Canada's Impact on its 19th Century Irish Immigrants


Most of this website explains the impact of the railway on Canada. Since the Irish immigrants of the late 1840s and early 1850s were by far the largest group to enter Canada, there is more data available for them than any other group. We can use the Irish experience to show the impact of Canada on its immigrants.

 

Where in Ireland did they come from?
Where did they live in Montreal?
What did these immigrants work at?
Who worked?
How did the Irish community change?

 

Where in Ireland did they come from?

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Professors Olson and Thornton used the surname “Ryan” to track Montreal’s immigrant origins in Ireland before and after the Famine of the late 1840’s.

Most of the Irish in Montreal came from the southwest of Ireland. This community did not reflect the population distribution in Ireland. Nor did the Montreal Irish reflect the areas hardest hit by the Famine. The Famine was worst in the west but not the southwest. Perhaps Montreal’s existing community encouraged relatives to follow them, or perhaps shipping routes explain the origins of Montreal’s Irish community.

Where did they live in Montreal?

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IRISH CATHOLIC POPULATION DISTRIBUTION IN MONTREAL

What did these immigrants work at?

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1852 Census

ETHNIC ORIGINS OF RAILROAD WORKERS

 EASTERN TOWNSHIPS SECTION OF THE GRAND TRUNK RAILWAY (GTR)

Irish
Catholics
Irish
Protestants
Scots English French
Canadians
British
Canadians
75% 6% 8% 4% 4% 2%

 

  • The Grand Trunk Railway (GTR) was being extended from Montreal through the Eastern Townships into the United States as far as Portland, Maine which is an ice-free port.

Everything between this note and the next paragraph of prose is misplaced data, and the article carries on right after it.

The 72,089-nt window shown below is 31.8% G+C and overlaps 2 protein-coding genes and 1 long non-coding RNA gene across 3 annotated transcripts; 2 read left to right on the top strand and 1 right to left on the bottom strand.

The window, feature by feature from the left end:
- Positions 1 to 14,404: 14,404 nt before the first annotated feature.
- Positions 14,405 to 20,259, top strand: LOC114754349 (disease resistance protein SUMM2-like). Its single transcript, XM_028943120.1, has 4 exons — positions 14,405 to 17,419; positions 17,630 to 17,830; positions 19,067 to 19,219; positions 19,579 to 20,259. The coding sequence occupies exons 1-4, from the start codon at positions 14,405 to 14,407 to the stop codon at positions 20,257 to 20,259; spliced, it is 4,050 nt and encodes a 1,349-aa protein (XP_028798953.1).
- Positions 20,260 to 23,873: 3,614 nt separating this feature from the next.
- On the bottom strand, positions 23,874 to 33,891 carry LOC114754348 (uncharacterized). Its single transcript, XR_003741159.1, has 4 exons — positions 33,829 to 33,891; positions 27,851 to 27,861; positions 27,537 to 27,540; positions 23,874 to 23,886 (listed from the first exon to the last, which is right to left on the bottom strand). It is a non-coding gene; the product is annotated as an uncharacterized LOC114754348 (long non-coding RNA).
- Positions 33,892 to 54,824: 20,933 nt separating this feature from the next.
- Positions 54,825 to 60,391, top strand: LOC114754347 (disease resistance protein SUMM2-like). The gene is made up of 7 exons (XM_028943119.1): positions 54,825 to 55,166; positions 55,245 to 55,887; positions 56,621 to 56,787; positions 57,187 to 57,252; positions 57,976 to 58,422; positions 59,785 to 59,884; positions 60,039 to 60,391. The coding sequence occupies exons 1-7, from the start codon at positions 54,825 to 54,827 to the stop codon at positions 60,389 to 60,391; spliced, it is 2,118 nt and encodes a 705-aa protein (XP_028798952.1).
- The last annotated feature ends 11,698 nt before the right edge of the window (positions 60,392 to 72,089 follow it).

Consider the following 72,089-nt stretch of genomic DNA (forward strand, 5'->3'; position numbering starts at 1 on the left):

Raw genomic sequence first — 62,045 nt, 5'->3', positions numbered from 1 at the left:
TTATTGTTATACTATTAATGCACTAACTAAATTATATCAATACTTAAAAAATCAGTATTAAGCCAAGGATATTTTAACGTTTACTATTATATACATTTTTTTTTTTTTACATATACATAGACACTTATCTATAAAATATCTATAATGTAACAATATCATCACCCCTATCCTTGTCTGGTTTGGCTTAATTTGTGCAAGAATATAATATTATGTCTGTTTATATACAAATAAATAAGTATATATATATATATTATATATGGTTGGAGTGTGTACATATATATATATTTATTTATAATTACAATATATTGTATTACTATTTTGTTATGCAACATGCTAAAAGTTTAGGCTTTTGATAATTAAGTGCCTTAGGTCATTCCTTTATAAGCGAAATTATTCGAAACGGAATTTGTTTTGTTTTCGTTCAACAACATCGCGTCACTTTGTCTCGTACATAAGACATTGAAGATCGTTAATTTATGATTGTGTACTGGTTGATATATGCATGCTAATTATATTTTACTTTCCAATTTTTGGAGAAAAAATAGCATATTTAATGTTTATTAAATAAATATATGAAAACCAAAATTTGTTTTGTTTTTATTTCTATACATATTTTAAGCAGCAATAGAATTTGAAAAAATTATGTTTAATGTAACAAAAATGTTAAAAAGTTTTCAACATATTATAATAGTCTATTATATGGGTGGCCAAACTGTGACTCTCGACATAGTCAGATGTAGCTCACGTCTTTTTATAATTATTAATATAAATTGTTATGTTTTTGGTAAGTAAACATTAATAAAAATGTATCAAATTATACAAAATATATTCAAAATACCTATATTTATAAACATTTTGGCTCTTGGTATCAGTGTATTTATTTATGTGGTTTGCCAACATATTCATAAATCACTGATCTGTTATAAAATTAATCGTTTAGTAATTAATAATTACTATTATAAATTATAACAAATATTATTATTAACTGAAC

• Seven percent of the workers were under 16 and 45% were under 25.

 Young boys would do “light” work such as leading the many horses on the building sites.

TIMBER

Given the migratory nature of the timber industry, it is difficult to trace the workers via the census. However, this too was heavy and dangerous but well paid work for the times. Many Irish immigrants in Canada lived in rural areas. In the United States, Irish immigrants tended to flock to the cities.

 Rescuing Timber Workers Marooned on a Raft on the Ottawa River

Who worked?

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The timber workers worked in large gangs and lived in shanties. Most of the work was conducted in winter when logs could be dragged to rivers to wait for the spring floods.

Many Irish immigrants were able to own their own land because they could work in the winter in the woods and farm in the summer.


U
nlike the timber shanties of the time or the Canadian Pacific Railway (CPR) of the 1880s, many women and children as well as men worked on the GTR in the 1850’s. The GTR’s policies created work for women and girls.


“Board the men we will not,… you may give  high wages
to the men and let them do their own purveying [feeding and
lodging]”
Walter Shanly, the Irish born General Manager of the GTR

 

 

 


HIGH WAGES BUT WHO WOULD COOK AND CLEAN FOR THE MEN?

  • The different ethnic and religious groups lived in small shanties of about 9 workers.
  • Irish women and girls cooked for all the ethnic groups and this work was a good source of cash for them.

DID YOU KNOW?

  • 60% of the Irish workers were accompanied by their families because as recent immigrants, Irish women and children probably had nowhere else to go.

19th century women and children worked hard on the family farm

How did the Irish community change?

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The large Famine migration of the late 1840’s changed the religious mix of the Irish in Canada. Before the Famine, the Canadian Irish community was approximately balanced between Protestants and Catholics, but after the Famine, the Catholic population became the larger.

Percentage of Irish Who Signed the Montreal Wedding Register 1820s-1910s

Literacy

  • Women were less literate than men.
  • The Famine influx of the 1840’s reduced the percentage of men and women able to write their names when they married.
  • Access to schools and a greater demand for literacy at work meant that by the 1900’s the Irish Catholic community of Montreal were universally literate.

 

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